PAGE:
Imagine a January without the Big Day Out.
Actually, it's not too much of a stretch for me, because, of the Big Day Outs that I have been old enough to attend, I have only made it to half - gulp - because of a series of unfortunate events. Which means that over the event's 20-year history, I have had an attendance of 25 per cent. Pretty poor, I know. When people recount particularly rad BDO experiences I often just nod and pretend I was there because I don't want to be ostracised. In fact even this brave admission to my lack of attendance makes me feel like such a reject that I must explain myself:
One year I managed to miss both the BDOs in Auckland and Sydney due to poor planning of flights. Another year I went to live overseas two days before the event. Another year, I started a new job on the Big Day, so had no leave to take. This year I was in LA (no complaints there).
So now you know. I do have wonderfully hazy memories of the BDOs I have been at: tossing my hat at Mike Skinner when fanaticism got the better of me, then watching the security guard sweep it off the stage and realising it wasn't my hat to throw; licking dreadlocks in moshpits where I was too short to catch any of the sound waves, and spending my very last $10 on a tofu burger at the end of the day, only to have it knocked out of my hand by a fat guy and then watching it spread its way across the concrete on the heels of Dr Martens.
Beautiful memories, that have haunted me whenever I have not been at the BDO with my friends. It's even worse now I can see the morning-after evidence via the likes of Facebook.
I would never wish that nauseating fear of missing out on any New Zealander. Imagine if we had to endure all our Australian friends posting Facebook photos of the BDO. It's bad enough when they splash Splendour in the Grass pictures over my news feed.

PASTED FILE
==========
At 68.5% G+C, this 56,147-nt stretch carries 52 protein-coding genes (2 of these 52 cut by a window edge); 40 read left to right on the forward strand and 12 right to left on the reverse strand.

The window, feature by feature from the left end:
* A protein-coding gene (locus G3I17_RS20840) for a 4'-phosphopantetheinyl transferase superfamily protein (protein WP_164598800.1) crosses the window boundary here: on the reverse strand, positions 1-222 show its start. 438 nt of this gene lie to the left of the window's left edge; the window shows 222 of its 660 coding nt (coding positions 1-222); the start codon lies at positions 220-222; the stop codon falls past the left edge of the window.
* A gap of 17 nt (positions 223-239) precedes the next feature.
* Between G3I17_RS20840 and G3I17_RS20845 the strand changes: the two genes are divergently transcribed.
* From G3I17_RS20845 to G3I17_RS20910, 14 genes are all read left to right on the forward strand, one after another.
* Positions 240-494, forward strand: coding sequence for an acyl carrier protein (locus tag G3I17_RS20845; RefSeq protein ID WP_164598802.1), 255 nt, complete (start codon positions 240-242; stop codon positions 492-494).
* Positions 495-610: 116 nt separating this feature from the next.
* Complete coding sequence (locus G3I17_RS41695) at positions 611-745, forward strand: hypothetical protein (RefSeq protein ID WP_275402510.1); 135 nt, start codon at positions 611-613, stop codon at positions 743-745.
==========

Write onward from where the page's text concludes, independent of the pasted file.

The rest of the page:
Fingers crossed the BDO organisers were telling the truth when, in the most brief press statement my inbox has ever read, they announced the show would go on, even though Mt Smart Stadium looks like a definite no-go. Would North Shore Stadium work? It seems a bit sleek and it grapples with that mental block of crossing the harbour bridge, but I suppose that in Auckland, buses travel twice as fast as trains and teetotallers would have plenty of parking.
If only Pukekohe Raceway wasn't in the wops as it has space, facilities, flat grounds, and fewer kill-joy lawyer-type neighbours than Aotea Square.
But imagine waiting for trains to chug all the way out to the Bombays. Nightmare. Avondale Racecourse is also right on a transport hub and handy for all the Westies but lacks the facilities. ASB Showgrounds? That worked for Megadeth and Slayer at the metal fest No Sleep 'Til Auckland in October, but was dealing with only a fraction of the BDO crowd.
Clearly, the BDO organisers aren't spoilt for options in Auckland, but fortunately, punters actually are.
Missing out on the BDO would have been much more traumatic a few years ago before Vector Arena started attracting massive acts almost every week from December until April and festivals like Rhythm and Vines and Laneway became huge events. Fortunately for me, there has always been something else to stick in the diary when the BDO timing failed me. But for tens of thousands of punters, it's the Big Day Out or nothing. Perhaps next year that will mean the North Shore or nothing.